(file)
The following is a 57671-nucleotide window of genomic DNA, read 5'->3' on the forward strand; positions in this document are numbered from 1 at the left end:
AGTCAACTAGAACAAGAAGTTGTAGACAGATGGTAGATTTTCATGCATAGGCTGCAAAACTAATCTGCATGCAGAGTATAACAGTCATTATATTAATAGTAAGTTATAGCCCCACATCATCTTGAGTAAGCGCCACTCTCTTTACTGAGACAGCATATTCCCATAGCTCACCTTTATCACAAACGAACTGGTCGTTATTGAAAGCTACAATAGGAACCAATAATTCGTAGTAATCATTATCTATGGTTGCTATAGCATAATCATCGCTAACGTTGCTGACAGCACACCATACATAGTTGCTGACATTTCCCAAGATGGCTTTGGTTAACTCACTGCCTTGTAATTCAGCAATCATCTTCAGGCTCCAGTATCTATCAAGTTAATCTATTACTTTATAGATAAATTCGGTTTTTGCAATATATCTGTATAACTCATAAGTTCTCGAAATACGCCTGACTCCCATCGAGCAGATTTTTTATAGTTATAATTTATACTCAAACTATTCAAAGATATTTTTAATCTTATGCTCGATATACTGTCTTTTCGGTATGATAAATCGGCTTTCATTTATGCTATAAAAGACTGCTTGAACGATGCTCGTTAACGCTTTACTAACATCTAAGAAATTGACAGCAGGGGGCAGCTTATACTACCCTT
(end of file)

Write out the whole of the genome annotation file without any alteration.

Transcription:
The following is a 57671-nucleotide window of genomic DNA, read 5'->3' on the forward strand; positions in this document are numbered from 1 at the left end:
AGTCAACTAGAACAAGAAGTTGTAGACAGATGGTAGATTTTCATGCATAGGCTGCAAAACTAATCTGCATGCAGAGTATAACAGTCATTATATTAATAGTAAGTTATAGCCCCACATCATCTTGAGTAAGCGCCACTCTCTTTACTGAGACAGCATATTCCCATAGCTCACCTTTATCACAAACGAACTGGTCGTTATTGAAAGCTACAATAGGAACCAATAATTCGTAGTAATCATTATCTATGGTTGCTATAGCATAATCATCGCTAACGTTGCTGACAGCACACCATACATAGTTGCTGACATTTCCCAAGATGGCTTTGGTTAACTCACTGCCTTGTAATTCAGCAATCATCTTCAGGCTCCAGTATCTATCAAGTTAATCTATTACTTTATAGATAAATTCGGTTTTTGCAATATATCTGTATAACTCATAAGTTCTCGAAATACGCCTGACTCCCATCGAGCAGATTTTTTATAGTTATAATTTATACTCAAACTATTCAAAGATATTTTTAATCTTATGCTCGATATACTGTCTTTTCGGTATGATAAATCGGCTTTCATTTATGCTATAAAAGACTGCTTGAACGATGCTCGTTAACGCTTTACTAACATCTAAGAAATTGACAGCAGGGGGCAGCTTATACTACCCTT